Culture Online


H Is For Hostile Environment

Exploring migration and asylum seeking in East London

Edwin Mingard and Keren Weitzberg conceived of a moving-image piece that would explore migration and asylum seeking in East London. Whilst the project was borne from overlapping professional interests, they also saw it as a chance to work in a mutual way with partners whose lives and work had been shaped by the UK’s border regime, providing a platform to tell a story with multiple voices and narratives.

The piece has been co-produced in close dialogue and collaboration with those who have first-hand experience of migration as well as those who are actively challenging the Home Office’s draconian and surveillance-intensive policies. The themes and topics that emerged from these collaborative sessions came to dramatically reshape the piece. What emerged was differing stories of navigating life in East London, carving out spaces and forcing open pathways amidst xenophobia, bureaucratic pressures from the Home Office, border violence, and loss and nostalgia for ‘home.’ Some of these stories are intergenerational; some are set in the past; others focus on the present. They speak to the tensions between hostility and hospitality that have long shaped and reshaped East London.

We see this work as a way of turning the lens on the hostile environment policy, which is bringing devastation to so many and increasingly outsourcing immigration enforcement onto society at large. But rather than telling a story of assimilation or multiculturalism (a story of minorities ‘fitting into’ East London), this piece is focused on the ways that London itself is remade in spite of barriers to inclusion. Migrants, asylum seekers, and their advocates are envisioning alternative futures for Britain, actively wrestling with the hostile environment policy, and trying to find more just, if messy answers to the question of who is welcome.


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Friday 16 April 2022, 6-7.30 pm

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Edwin Mingard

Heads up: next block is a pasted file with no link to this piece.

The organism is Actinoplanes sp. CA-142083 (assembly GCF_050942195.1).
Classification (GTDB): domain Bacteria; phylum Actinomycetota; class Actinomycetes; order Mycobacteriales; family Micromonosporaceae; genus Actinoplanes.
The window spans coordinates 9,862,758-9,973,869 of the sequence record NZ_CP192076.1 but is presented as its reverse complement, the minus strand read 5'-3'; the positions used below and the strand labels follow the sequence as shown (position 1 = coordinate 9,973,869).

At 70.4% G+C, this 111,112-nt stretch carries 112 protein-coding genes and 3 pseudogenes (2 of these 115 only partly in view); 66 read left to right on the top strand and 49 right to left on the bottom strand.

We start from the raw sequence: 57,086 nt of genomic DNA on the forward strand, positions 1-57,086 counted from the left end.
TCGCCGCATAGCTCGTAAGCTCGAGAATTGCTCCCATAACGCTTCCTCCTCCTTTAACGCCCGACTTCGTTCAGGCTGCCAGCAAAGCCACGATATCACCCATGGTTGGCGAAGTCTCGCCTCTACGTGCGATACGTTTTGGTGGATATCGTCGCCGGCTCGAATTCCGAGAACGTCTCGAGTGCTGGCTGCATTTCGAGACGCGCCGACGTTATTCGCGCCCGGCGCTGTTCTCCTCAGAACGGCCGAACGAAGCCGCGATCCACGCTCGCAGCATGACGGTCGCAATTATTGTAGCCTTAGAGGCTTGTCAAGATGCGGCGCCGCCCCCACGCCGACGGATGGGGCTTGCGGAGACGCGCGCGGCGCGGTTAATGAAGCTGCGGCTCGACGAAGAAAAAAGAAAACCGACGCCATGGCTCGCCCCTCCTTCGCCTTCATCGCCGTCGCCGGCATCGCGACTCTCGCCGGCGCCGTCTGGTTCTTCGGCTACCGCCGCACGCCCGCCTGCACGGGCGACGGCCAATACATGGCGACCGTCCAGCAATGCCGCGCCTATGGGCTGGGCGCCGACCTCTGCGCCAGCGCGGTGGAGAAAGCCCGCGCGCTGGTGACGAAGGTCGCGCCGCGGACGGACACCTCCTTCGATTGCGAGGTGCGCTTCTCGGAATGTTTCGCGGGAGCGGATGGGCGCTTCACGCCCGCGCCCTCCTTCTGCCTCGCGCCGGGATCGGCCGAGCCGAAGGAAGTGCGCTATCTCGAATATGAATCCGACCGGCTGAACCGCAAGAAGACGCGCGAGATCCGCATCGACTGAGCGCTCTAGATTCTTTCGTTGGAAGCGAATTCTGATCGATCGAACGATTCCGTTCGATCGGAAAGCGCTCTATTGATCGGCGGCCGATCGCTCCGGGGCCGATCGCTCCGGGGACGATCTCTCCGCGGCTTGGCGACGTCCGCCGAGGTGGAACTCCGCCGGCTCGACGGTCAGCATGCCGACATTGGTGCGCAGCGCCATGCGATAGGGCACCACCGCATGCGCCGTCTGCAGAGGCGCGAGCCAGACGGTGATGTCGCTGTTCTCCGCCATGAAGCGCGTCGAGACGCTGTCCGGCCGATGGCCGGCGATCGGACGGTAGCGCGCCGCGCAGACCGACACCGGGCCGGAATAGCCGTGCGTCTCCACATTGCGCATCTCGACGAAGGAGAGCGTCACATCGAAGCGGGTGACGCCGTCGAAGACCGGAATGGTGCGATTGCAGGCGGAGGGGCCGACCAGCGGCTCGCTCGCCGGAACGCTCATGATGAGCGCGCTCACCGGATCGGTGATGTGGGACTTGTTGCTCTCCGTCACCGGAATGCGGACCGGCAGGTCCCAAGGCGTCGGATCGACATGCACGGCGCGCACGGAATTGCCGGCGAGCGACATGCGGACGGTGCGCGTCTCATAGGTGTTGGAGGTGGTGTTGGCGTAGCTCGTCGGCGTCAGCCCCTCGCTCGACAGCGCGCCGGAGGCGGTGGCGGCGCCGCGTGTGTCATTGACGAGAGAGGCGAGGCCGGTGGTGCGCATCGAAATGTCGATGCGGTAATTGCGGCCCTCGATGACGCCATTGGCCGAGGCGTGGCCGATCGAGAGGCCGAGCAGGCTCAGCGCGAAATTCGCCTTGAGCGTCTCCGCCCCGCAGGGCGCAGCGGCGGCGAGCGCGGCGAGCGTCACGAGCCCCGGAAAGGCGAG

About the Director, Edwin Mingard

Edwin Mingard (b. London, 1984) is a visual artist with a complimentary curatorial practice. He works principally with moving image, making standalone artists’ film and installations. Mingard's work often experiments with mainstream and accessible forms – borrowing from documentary, music video, magazines, for example – made in collaboration with a community or interest group, exploring an issue of shared importance and broader social relevance.

His work aims to celebrate and make visible the joy of the making process itself and explore its value as a tool for individual and social change. 

Edwin Mingard is a Bloomberg New Contemporaries 2020 artist. His most recent work, An Intermission, recently received a Jury Special Mention at IDFA (Amsterdam) and was longlisted for the Aesthetica Art Prize. www.edwinmingard.com

Keren Weitzberg
About Keren Weitzberg, interdisciplinary historian

Keren is an interdisciplinary historian who works at the intersection of science and technology studies, migration studies, and critical race studies. She examines problematics related to mobility, digital identity, and biometrics. Her recent work explores the history of biometric identification in Kenya and the impact of new digital identity systems on those at the political and economic margins.

Her work has been funded by the British Academy/Leverhulme Trust, the American Council of Learned Societies, the Fulbright Program, and the Alan Turing Institute. She has also done consultancy work for Privacy International and Amnesty International. www.kerenweitzberg.com

Elizabeth Benjamin
About the Producer, Elizabeth Benjamin

Elizabeth Benjamin is a UK based filmmaker working on art films and documentaries, with bold subjects, social issues and new formats. With satellite, she is Producer of An Intermission (a Guardian/ Joseph Rowntree commission) and Executive producer of three SKIP/INTRO emerging artist film commissions.

Independently,  she is the producer of Leviathan cycle, a 10 part international cycle around climate change, migration and mental health by artist filmmaker Shezad Dawood (2016 - 2022), associate producer on Sisters with Transistors (SXSW,  CPH:DOX 2020) a feature film about the history of women in electronic  music. Other short form producer credits include: Artist Sutapa Biswas’ LUMEN (2021), Georgina Starr’s Quarantaine (Glasgow International 2021) and Lanre Malaolu’s award-winning BFI Doc Society short The Circle (Sheffield Doc/fest and IDFA 2019 / A Guardian acquisition).

She is part of the ‘Impact Producers Group’, a global network that designs and executes social impact distribution campaigns. She is a ‘Sheffield Doc/Fest Future Producer’ 2017 and has an MA in Material and Visual culture, Anthropology from UCL. www.elizabethbenjamin.org

satellite films logo
About satellite films

satellite is an award-winning production company specialising in artists' moving image. Our work is socially engaged, with a focus on the intersection between technological and social change. Our portfolio includes short and feature length film and video work, as well as moving image installation, documentary and music video. www.satellitefilms.org